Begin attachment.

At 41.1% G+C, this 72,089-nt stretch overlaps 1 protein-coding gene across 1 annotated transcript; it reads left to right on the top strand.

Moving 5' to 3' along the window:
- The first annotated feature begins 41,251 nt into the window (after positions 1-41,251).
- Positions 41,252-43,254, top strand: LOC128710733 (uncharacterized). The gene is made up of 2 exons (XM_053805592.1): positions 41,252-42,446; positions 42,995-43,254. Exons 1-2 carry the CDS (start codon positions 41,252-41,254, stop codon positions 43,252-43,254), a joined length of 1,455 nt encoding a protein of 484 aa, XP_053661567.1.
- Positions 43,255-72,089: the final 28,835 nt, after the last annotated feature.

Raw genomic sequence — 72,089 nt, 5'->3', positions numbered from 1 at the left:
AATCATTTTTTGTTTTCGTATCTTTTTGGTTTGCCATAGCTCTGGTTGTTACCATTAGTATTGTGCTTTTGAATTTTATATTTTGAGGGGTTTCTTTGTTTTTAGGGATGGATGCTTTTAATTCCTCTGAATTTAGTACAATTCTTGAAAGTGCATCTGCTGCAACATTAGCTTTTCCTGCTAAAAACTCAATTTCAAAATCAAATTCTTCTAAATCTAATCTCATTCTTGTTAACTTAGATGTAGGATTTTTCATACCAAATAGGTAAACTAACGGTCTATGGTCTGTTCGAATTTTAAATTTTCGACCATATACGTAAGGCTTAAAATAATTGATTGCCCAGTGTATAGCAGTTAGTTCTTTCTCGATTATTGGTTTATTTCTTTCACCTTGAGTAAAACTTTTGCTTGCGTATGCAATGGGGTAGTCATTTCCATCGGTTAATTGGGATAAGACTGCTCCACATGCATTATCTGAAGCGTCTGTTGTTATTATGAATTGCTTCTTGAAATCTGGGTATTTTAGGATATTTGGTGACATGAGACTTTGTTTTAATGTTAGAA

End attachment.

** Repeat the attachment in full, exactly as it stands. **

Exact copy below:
At 41.1% G+C, this 72,089-nt stretch overlaps 1 protein-coding gene across 1 annotated transcript; it reads left to right on the top strand.

Moving 5' to 3' along the window:
- The first annotated feature begins 41,251 nt into the window (after positions 1-41,251).
- Positions 41,252-43,254, top strand: LOC128710733 (uncharacterized). The gene is made up of 2 exons (XM_053805592.1): positions 41,252-42,446; positions 42,995-43,254. Exons 1-2 carry the CDS (start codon positions 41,252-41,254, stop codon positions 43,252-43,254), a joined length of 1,455 nt encoding a protein of 484 aa, XP_053661567.1.
- Positions 43,255-72,089: the final 28,835 nt, after the last annotated feature.

Raw genomic sequence — 72,089 nt, 5'->3', positions numbered from 1 at the left:
AATCATTTTTTGTTTTCGTATCTTTTTGGTTTGCCATAGCTCTGGTTGTTACCATTAGTATTGTGCTTTTGAATTTTATATTTTGAGGGGTTTCTTTGTTTTTAGGGATGGATGCTTTTAATTCCTCTGAATTTAGTACAATTCTTGAAAGTGCATCTGCTGCAACATTAGCTTTTCCTGCTAAAAACTCAATTTCAAAATCAAATTCTTCTAAATCTAATCTCATTCTTGTTAACTTAGATGTAGGATTTTTCATACCAAATAGGTAAACTAACGGTCTATGGTCTGTTCGAATTTTAAATTTTCGACCATATACGTAAGGCTTAAAATAATTGATTGCCCAGTGTATAGCAGTTAGTTCTTTCTCGATTATTGGTTTATTTCTTTCACCTTGAGTAAAACTTTTGCTTGCGTATGCAATGGGGTAGTCATTTCCATCGGTTAATTGGGATAAGACTGCTCCACATGCATTATCTGAAGCGTCTGTTGTTATTATGAATTGCTTCTTGAAATCTGGGTATTTTAGGATATTTGGTGACATGAGACTTTGTTTTAATGTTAGAA